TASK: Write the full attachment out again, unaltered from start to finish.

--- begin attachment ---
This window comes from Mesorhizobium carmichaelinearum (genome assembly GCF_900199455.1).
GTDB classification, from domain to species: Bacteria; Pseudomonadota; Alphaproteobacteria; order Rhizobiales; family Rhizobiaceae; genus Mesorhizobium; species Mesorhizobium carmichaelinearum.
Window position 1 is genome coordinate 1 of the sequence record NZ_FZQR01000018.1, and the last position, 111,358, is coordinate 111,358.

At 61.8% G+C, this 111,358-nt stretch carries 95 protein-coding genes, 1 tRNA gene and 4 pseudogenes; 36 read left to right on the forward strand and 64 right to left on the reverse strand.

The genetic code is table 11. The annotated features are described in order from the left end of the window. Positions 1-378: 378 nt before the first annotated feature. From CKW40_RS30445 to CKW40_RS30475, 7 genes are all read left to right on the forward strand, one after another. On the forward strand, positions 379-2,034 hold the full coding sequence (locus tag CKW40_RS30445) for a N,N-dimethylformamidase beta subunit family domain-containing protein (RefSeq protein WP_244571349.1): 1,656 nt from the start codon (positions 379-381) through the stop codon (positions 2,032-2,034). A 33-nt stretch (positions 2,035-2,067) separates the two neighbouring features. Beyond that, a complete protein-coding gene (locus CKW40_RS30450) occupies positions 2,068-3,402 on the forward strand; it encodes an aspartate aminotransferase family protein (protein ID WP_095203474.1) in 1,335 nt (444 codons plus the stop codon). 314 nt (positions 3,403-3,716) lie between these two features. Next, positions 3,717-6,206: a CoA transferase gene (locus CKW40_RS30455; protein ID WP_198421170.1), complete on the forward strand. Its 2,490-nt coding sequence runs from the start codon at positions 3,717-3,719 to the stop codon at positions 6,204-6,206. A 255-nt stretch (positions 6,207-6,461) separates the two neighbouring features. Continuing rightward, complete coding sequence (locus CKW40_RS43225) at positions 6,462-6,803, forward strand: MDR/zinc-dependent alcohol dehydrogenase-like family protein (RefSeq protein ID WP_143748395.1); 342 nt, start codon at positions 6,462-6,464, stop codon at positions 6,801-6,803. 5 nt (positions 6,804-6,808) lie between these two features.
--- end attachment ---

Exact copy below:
This window comes from Mesorhizobium carmichaelinearum (genome assembly GCF_900199455.1).
GTDB classification, from domain to species: Bacteria; Pseudomonadota; Alphaproteobacteria; order Rhizobiales; family Rhizobiaceae; genus Mesorhizobium; species Mesorhizobium carmichaelinearum.
Window position 1 is genome coordinate 1 of the sequence record NZ_FZQR01000018.1, and the last position, 111,358, is coordinate 111,358.

At 61.8% G+C, this 111,358-nt stretch carries 95 protein-coding genes, 1 tRNA gene and 4 pseudogenes; 36 read left to right on the forward strand and 64 right to left on the reverse strand.

The genetic code is table 11. The annotated features are described in order from the left end of the window. Positions 1-378: 378 nt before the first annotated feature. From CKW40_RS30445 to CKW40_RS30475, 7 genes are all read left to right on the forward strand, one after another. On the forward strand, positions 379-2,034 hold the full coding sequence (locus tag CKW40_RS30445) for a N,N-dimethylformamidase beta subunit family domain-containing protein (RefSeq protein WP_244571349.1): 1,656 nt from the start codon (positions 379-381) through the stop codon (positions 2,032-2,034). A 33-nt stretch (positions 2,035-2,067) separates the two neighbouring features. Beyond that, a complete protein-coding gene (locus CKW40_RS30450) occupies positions 2,068-3,402 on the forward strand; it encodes an aspartate aminotransferase family protein (protein ID WP_095203474.1) in 1,335 nt (444 codons plus the stop codon). 314 nt (positions 3,403-3,716) lie between these two features. Next, positions 3,717-6,206: a CoA transferase gene (locus CKW40_RS30455; protein ID WP_198421170.1), complete on the forward strand. Its 2,490-nt coding sequence runs from the start codon at positions 3,717-3,719 to the stop codon at positions 6,204-6,206. A 255-nt stretch (positions 6,207-6,461) separates the two neighbouring features. Continuing rightward, complete coding sequence (locus CKW40_RS43225) at positions 6,462-6,803, forward strand: MDR/zinc-dependent alcohol dehydrogenase-like family protein (RefSeq protein ID WP_143748395.1); 342 nt, start codon at positions 6,462-6,464, stop codon at positions 6,801-6,803. 5 nt (positions 6,804-6,808) lie between these two features.